Dr. James L. Sherry
As we approach the final days of this excruciatingly long presidential campaign, I am still surprised by how many Americans believe that they have been reduced to choosing the “lesser of two evils.” They seem to feel that we are entitled to some perfect candidate, and since such a person has not shown up, they wallow in negativity about their options.
This does not bode well for participation on Election Day. It suggests that many will merely stay home.
I am far removed from this attitude, and I enthusiastically endorse the candidacy of my fellow grad school student, Hillary Rodham Clinton, and her excellent vice-presidential running mate, Tim Kaine.
I have long classified myself as a pragmatic progressive, and the objectives of Clinton and Kaine resonate strongly with me.
Their plans incorporate the very best of the centrist policies first advanced by Bill Clinton during the 1990s and the forward-looking orientation of Bernie Sanders and Elizabeth Warren in vogue during the current campaign.
As a senator from New York, Clinton was distinguished by her ability to work together with Republicans and make intelligent compromises, when necessary, to achieve meaningful legislation.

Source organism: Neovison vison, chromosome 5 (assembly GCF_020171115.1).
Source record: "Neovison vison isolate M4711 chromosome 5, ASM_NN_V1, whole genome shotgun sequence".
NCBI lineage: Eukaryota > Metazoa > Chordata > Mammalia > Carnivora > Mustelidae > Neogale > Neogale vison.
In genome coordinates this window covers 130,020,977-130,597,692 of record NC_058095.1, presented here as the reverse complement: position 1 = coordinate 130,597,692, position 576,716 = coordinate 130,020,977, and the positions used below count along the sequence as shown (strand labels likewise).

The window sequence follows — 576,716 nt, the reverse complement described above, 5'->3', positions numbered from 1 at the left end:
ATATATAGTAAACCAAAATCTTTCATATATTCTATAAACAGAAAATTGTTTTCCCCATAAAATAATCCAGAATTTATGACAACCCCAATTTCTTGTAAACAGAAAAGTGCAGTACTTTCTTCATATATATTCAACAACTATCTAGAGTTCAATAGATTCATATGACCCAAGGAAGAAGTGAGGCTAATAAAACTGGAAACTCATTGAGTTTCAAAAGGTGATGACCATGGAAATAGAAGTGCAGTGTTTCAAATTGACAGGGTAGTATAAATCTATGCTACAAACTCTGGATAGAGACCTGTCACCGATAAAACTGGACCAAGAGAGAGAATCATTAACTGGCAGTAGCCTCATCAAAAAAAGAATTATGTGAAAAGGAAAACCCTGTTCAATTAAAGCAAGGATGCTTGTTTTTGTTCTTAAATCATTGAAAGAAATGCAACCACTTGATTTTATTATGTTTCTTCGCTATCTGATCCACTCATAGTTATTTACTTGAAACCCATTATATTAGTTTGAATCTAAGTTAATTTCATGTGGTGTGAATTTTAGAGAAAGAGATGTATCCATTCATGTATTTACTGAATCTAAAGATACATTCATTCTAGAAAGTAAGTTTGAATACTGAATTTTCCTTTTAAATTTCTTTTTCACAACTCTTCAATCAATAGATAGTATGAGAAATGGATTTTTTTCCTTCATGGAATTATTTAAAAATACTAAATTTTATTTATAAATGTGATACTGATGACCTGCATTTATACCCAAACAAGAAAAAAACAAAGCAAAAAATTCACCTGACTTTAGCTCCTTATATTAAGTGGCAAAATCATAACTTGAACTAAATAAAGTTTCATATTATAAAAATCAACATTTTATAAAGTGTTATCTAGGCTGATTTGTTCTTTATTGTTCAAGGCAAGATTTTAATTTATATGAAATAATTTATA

Tim Kaine was elected both governor and senator in conservative Virginia, largely because he could work with members of the other party.
I am confident that these two, with the likely new Sentate Majority Leader Chuck Schumer and House Majority Leader Paul Ryan, will combine their best ideas and re-establish a greater good than we have seen in Washington in over two decades.
I am persuaded that Clinton will propose a jobs program as part of a stimulus package reminiscent of the 1993 bill (which passed the House 218-217). History has recorded that it launched the most prosperous decade of the 20th century and proved the fallacy of supply-side (“trickle-down”) economics.
In addition, the Clinton tradition of “putting people first” is the foundation of Clinton’s support for a minimum wage increase, enhanced college-tuition assistance and a youth corps which will make money available for students willing to commit two years of service in projects beneficial to everyone.
Clinton’s experience as secretary of state will stand her in good stead to deal with the myriad of problems in the realm of foreign relations.
The entire world is waiting to see how the American people will act on Nov. 8.